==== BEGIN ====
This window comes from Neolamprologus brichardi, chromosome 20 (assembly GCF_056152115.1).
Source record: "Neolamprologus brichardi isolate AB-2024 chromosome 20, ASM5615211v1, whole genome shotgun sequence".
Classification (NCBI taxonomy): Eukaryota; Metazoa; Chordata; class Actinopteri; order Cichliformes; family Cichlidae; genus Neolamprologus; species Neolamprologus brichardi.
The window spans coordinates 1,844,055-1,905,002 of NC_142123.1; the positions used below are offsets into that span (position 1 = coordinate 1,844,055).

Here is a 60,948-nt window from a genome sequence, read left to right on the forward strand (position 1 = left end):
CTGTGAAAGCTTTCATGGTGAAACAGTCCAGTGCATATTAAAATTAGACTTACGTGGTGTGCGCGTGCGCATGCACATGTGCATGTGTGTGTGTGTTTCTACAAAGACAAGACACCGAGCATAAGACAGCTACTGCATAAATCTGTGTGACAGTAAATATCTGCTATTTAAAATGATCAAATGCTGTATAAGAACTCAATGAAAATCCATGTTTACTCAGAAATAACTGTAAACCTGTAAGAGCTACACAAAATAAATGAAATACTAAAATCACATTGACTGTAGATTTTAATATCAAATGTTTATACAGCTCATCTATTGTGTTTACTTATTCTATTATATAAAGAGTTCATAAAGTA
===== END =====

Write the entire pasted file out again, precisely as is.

This window comes from Neolamprologus brichardi, chromosome 20 (assembly GCF_056152115.1).
Source record: "Neolamprologus brichardi isolate AB-2024 chromosome 20, ASM5615211v1, whole genome shotgun sequence".
Classification (NCBI taxonomy): Eukaryota; Metazoa; Chordata; class Actinopteri; order Cichliformes; family Cichlidae; genus Neolamprologus; species Neolamprologus brichardi.
The window spans coordinates 1,844,055-1,905,002 of NC_142123.1; the positions used below are offsets into that span (position 1 = coordinate 1,844,055).

Here is a 60,948-nt window from a genome sequence, read left to right on the forward strand (position 1 = left end):
CTGTGAAAGCTTTCATGGTGAAACAGTCCAGTGCATATTAAAATTAGACTTACGTGGTGTGCGCGTGCGCATGCACATGTGCATGTGTGTGTGTGTTTCTACAAAGACAAGACACCGAGCATAAGACAGCTACTGCATAAATCTGTGTGACAGTAAATATCTGCTATTTAAAATGATCAAATGCTGTATAAGAACTCAATGAAAATCCATGTTTACTCAGAAATAACTGTAAACCTGTAAGAGCTACACAAAATAAATGAAATACTAAAATCACATTGACTGTAGATTTTAATATCAAATGTTTATACAGCTCATCTATTGTGTTTACTTATTCTATTATATAAAGAGTTCATAAAGTA